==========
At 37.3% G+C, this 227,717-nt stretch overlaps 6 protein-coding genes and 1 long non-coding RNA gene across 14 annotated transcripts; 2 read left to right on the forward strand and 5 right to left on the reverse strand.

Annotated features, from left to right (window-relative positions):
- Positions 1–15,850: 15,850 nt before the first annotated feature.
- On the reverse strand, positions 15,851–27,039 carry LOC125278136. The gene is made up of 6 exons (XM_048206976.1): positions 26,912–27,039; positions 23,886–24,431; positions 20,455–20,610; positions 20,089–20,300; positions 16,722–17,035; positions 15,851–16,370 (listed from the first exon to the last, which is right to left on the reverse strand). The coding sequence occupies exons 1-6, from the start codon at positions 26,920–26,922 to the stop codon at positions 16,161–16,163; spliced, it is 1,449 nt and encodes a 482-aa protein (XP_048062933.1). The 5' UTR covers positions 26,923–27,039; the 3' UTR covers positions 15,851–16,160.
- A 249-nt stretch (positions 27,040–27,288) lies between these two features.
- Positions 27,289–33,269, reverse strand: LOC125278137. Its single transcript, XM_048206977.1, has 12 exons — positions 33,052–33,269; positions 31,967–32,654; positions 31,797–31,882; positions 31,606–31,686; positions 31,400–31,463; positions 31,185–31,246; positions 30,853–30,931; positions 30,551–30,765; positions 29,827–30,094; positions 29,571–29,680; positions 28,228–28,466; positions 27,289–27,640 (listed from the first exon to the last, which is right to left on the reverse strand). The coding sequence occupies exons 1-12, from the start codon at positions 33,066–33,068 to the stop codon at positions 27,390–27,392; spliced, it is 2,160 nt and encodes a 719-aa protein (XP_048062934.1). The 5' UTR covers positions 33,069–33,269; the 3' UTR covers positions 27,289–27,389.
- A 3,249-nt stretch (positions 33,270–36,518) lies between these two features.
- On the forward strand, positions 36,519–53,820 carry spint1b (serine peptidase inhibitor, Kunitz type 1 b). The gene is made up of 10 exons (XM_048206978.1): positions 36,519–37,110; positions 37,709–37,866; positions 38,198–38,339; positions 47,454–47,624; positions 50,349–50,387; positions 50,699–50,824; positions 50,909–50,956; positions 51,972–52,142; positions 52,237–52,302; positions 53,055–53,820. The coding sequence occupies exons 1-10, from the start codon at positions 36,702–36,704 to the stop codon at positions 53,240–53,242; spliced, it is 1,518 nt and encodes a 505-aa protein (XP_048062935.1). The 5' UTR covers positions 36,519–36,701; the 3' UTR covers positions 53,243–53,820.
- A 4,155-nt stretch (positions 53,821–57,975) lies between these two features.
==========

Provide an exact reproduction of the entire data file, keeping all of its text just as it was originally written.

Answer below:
At 37.3% G+C, this 227,717-nt stretch overlaps 6 protein-coding genes and 1 long non-coding RNA gene across 14 annotated transcripts; 2 read left to right on the forward strand and 5 right to left on the reverse strand.

Annotated features, from left to right (window-relative positions):
- Positions 1–15,850: 15,850 nt before the first annotated feature.
- On the reverse strand, positions 15,851–27,039 carry LOC125278136. The gene is made up of 6 exons (XM_048206976.1): positions 26,912–27,039; positions 23,886–24,431; positions 20,455–20,610; positions 20,089–20,300; positions 16,722–17,035; positions 15,851–16,370 (listed from the first exon to the last, which is right to left on the reverse strand). The coding sequence occupies exons 1-6, from the start codon at positions 26,920–26,922 to the stop codon at positions 16,161–16,163; spliced, it is 1,449 nt and encodes a 482-aa protein (XP_048062933.1). The 5' UTR covers positions 26,923–27,039; the 3' UTR covers positions 15,851–16,160.
- A 249-nt stretch (positions 27,040–27,288) lies between these two features.
- Positions 27,289–33,269, reverse strand: LOC125278137. Its single transcript, XM_048206977.1, has 12 exons — positions 33,052–33,269; positions 31,967–32,654; positions 31,797–31,882; positions 31,606–31,686; positions 31,400–31,463; positions 31,185–31,246; positions 30,853–30,931; positions 30,551–30,765; positions 29,827–30,094; positions 29,571–29,680; positions 28,228–28,466; positions 27,289–27,640 (listed from the first exon to the last, which is right to left on the reverse strand). The coding sequence occupies exons 1-12, from the start codon at positions 33,066–33,068 to the stop codon at positions 27,390–27,392; spliced, it is 2,160 nt and encodes a 719-aa protein (XP_048062934.1). The 5' UTR covers positions 33,069–33,269; the 3' UTR covers positions 27,289–27,389.
- A 3,249-nt stretch (positions 33,270–36,518) lies between these two features.
- On the forward strand, positions 36,519–53,820 carry spint1b (serine peptidase inhibitor, Kunitz type 1 b). The gene is made up of 10 exons (XM_048206978.1): positions 36,519–37,110; positions 37,709–37,866; positions 38,198–38,339; positions 47,454–47,624; positions 50,349–50,387; positions 50,699–50,824; positions 50,909–50,956; positions 51,972–52,142; positions 52,237–52,302; positions 53,055–53,820. The coding sequence occupies exons 1-10, from the start codon at positions 36,702–36,704 to the stop codon at positions 53,240–53,242; spliced, it is 1,518 nt and encodes a 505-aa protein (XP_048062935.1). The 5' UTR covers positions 36,519–36,701; the 3' UTR covers positions 53,243–53,820.
- A 4,155-nt stretch (positions 53,821–57,975) lies between these two features.